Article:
In the case of the national parks, the underlying impetus can be found in the Romantic tradition. Romanticism and romantic environmentalism originated in Europe by the end of the 18th century and reached its climax during 1800-1850, partly in reaction to the industrial revolution and scientific rationalization of nature. As Jones (2012:34) notes, romanticism “advanced the worship of the wild.” This was most visible in England, a country that served both as a cradle of industrialization, but also as a birthplace of the strongest opposition toward it. Rapid industrialization and urbanization of the 19th century transformed not only towns, but also the quiet English countryside. These changes fueled negative reactions, especially within the artistic circles (Guha 2000).
From the poets the strongest opposition was voiced by William Wordsworth who wrote the following:
For I have learned
To look on nature, not as in the hour
Of thoughtless youth; but hearing oftentimes
The still, sad music of humanity.
John Ruskin, an artist, art critic, art patron, and an influential thinker of his time, echoed Wordsworth poetic sentiments. Ruskin wrote that every river in England was polluted and turned “into a common sewer, so that you cannot so much as baptize an English baby but with filth, unless you hold its face out in the rain, and even that falls dirty“ (as cited in Guha 2000:13). He believed that the modern man has desacralized nature by viewing and treating it only as a source of raw material and not finding the divinity in it that the premodern man saw (Guha 2000). Ruskin wrote, “Nature is painting for us, day after day, pictures of infinite beauty if only we have the eyes to see them.”
The first recorded idea about the concept of national park belonged to the artist George Catlin (Jones 2012) who described it as a place “containing man and beast, in all the wild and freshness of their nature’s beauty” (Duncan 2009:11). In 1832, after studying and observing the Indians and their environment on the Great Plains in South Dakota, Catlin was struck by the idea that this pristine wilderness, including the native Indians and their way of living, would be gone forever (Miles 1995, Duncan 2009). Catlin’s ideas and aspiration to preserve the natural beauty in the face of destructive human activities fall squarely within the Romantic tradition.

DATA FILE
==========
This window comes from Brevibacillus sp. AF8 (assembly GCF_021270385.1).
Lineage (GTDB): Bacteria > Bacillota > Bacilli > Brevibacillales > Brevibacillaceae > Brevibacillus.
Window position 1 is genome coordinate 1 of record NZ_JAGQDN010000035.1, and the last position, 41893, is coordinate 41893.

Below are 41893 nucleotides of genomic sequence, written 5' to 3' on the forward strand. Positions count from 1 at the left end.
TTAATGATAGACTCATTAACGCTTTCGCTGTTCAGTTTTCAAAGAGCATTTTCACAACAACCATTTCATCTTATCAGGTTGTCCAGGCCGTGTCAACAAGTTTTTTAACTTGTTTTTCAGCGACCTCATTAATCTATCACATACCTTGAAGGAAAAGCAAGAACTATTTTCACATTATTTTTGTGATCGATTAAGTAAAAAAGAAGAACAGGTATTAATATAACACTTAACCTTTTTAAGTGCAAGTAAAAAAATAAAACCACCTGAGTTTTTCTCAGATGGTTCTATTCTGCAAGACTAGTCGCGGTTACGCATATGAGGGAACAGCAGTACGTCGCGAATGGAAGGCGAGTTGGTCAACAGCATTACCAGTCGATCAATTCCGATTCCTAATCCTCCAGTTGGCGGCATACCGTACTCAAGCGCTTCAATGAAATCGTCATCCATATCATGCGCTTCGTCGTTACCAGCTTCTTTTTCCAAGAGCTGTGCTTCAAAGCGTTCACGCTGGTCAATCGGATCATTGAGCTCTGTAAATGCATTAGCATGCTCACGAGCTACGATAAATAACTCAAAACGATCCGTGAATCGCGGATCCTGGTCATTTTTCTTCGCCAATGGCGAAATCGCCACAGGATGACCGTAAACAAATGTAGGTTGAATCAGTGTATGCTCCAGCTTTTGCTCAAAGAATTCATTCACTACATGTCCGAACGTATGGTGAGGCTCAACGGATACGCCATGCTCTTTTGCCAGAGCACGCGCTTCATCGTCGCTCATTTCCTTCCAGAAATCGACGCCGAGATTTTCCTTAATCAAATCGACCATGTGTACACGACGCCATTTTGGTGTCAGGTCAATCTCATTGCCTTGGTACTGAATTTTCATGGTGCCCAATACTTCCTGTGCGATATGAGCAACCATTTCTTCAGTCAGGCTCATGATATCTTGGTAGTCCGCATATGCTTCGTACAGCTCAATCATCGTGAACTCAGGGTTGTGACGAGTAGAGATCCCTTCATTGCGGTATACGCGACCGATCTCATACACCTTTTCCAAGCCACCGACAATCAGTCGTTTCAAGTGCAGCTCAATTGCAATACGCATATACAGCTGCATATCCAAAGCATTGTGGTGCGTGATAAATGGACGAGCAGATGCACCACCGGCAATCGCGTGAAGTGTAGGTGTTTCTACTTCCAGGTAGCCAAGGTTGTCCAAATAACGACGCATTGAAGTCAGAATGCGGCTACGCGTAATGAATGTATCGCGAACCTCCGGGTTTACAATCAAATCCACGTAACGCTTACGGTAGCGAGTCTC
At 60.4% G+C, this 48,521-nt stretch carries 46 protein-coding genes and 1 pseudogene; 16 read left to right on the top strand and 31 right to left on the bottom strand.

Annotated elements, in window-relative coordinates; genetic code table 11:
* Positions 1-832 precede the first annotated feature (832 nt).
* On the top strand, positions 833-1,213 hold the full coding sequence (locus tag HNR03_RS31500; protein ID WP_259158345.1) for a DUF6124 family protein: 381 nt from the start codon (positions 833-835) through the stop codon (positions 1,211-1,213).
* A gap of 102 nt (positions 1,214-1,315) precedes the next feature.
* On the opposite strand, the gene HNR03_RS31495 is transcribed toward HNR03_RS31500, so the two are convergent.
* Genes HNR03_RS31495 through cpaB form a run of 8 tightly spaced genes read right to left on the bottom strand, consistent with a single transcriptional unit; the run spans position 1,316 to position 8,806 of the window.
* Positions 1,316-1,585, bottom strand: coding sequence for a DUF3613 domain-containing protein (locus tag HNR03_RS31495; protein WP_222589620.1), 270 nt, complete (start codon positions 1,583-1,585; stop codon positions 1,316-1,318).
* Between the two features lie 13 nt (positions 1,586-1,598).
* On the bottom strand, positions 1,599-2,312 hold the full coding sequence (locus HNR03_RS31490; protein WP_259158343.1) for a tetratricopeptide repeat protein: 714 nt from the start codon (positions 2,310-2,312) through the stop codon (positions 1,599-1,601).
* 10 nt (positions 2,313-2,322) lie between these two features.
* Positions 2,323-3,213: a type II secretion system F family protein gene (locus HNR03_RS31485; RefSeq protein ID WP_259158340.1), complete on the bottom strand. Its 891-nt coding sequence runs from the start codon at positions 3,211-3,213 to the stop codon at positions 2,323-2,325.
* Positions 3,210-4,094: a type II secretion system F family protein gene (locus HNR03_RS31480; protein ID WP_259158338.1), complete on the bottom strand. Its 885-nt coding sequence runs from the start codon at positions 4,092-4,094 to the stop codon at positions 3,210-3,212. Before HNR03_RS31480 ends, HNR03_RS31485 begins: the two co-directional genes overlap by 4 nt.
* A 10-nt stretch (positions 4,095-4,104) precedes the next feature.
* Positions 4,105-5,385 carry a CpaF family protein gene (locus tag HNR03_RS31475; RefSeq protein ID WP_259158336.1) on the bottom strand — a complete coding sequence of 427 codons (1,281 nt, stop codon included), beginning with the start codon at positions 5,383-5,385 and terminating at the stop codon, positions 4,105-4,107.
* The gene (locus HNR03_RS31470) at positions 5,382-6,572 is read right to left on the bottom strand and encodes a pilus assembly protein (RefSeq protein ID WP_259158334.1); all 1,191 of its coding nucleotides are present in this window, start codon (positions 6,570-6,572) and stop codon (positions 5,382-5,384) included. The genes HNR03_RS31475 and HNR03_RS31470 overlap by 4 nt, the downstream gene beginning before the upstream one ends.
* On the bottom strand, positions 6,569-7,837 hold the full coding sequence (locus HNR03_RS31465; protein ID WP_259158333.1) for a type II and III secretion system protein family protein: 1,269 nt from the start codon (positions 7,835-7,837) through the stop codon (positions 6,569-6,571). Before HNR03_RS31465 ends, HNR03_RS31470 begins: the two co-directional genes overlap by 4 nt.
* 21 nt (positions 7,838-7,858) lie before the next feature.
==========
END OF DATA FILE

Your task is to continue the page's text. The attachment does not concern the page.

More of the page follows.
In the case of legalization of contraception, the notion of human rights began in Europe in the late 18th and early 19th century, fuelled in part by the French Revolution. Early feminist philosophers such as the French playwright and political activist Olympe de Gouges used this game changer in 1789 to link the rights of women to that of human rights, generally assumed to be the rights of men, which were a central political and social debate in the Enlightenment (Phillips 2004). A key breakthrough came in 1869 when the influential philosopher and Member of Parliament, John Stuart Mill published his essay entitled “The Subjection of Women.” He argued for the near slave status of married women and for the right to vote. Although his arguments won little support among contemporaries, they generated greater attention for the issue of women’s suffrage (Van Wingerden 1999).
Although contraception was initially based on a naturalistic phenomenon, the discovery and understanding of human reproduction, and fueled by a technological game changer, the discovery of rubber and the invention of the condom, it was stopped in its tracks by Christian religious fervor, reaching its apex in the Comstock Act of 1873, which declared all forms of contraception “obscene” and akin to abortion. In response, beginning in 1910 a campaign to overturn the Comstock Act was launched by social entrepreneurs Emma Goldman, Mary Ware Dennett, and Margaret Sanger (Parry 2011). This marked the beginning of the birth control movement, associated explicitly with women’s sexual liberation and gender equality, spearheaded by Margaret Sanger (Tone 1996).